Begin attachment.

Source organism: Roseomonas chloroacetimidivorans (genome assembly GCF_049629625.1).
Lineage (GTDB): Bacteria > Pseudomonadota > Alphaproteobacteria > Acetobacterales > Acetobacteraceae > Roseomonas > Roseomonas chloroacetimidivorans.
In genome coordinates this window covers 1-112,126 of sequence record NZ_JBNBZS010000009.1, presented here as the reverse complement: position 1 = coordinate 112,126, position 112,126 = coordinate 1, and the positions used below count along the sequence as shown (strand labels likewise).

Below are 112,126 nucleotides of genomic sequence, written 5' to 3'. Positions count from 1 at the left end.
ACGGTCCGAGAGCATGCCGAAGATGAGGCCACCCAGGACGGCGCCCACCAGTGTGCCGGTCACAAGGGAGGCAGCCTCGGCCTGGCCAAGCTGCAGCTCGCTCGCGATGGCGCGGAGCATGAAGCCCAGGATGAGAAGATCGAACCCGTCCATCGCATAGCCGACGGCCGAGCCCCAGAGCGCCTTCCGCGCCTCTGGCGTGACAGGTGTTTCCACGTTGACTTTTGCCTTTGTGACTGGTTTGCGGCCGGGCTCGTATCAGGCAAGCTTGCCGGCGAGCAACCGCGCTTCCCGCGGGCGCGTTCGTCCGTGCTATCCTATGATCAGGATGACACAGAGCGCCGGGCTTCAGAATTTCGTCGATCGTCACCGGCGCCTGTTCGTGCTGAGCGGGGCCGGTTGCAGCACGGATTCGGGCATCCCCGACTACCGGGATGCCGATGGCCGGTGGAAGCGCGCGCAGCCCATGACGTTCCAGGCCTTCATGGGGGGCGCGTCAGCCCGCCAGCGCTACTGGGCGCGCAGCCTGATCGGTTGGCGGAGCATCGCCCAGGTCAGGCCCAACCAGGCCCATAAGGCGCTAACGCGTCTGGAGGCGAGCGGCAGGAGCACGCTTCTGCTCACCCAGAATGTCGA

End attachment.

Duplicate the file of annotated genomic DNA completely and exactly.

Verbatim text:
Source organism: Roseomonas chloroacetimidivorans (genome assembly GCF_049629625.1).
Lineage (GTDB): Bacteria > Pseudomonadota > Alphaproteobacteria > Acetobacterales > Acetobacteraceae > Roseomonas > Roseomonas chloroacetimidivorans.
In genome coordinates this window covers 1-112,126 of sequence record NZ_JBNBZS010000009.1, presented here as the reverse complement: position 1 = coordinate 112,126, position 112,126 = coordinate 1, and the positions used below count along the sequence as shown (strand labels likewise).

Below are 112,126 nucleotides of genomic sequence, written 5' to 3'. Positions count from 1 at the left end.
ACGGTCCGAGAGCATGCCGAAGATGAGGCCACCCAGGACGGCGCCCACCAGTGTGCCGGTCACAAGGGAGGCAGCCTCGGCCTGGCCAAGCTGCAGCTCGCTCGCGATGGCGCGGAGCATGAAGCCCAGGATGAGAAGATCGAACCCGTCCATCGCATAGCCGACGGCCGAGCCCCAGAGCGCCTTCCGCGCCTCTGGCGTGACAGGTGTTTCCACGTTGACTTTTGCCTTTGTGACTGGTTTGCGGCCGGGCTCGTATCAGGCAAGCTTGCCGGCGAGCAACCGCGCTTCCCGCGGGCGCGTTCGTCCGTGCTATCCTATGATCAGGATGACACAGAGCGCCGGGCTTCAGAATTTCGTCGATCGTCACCGGCGCCTGTTCGTGCTGAGCGGGGCCGGTTGCAGCACGGATTCGGGCATCCCCGACTACCGGGATGCCGATGGCCGGTGGAAGCGCGCGCAGCCCATGACGTTCCAGGCCTTCATGGGGGGCGCGTCAGCCCGCCAGCGCTACTGGGCGCGCAGCCTGATCGGTTGGCGGAGCATCGCCCAGGTCAGGCCCAACCAGGCCCATAAGGCGCTAACGCGTCTGGAGGCGAGCGGCAGGAGCACGCTTCTGCTCACCCAGAATGTCGA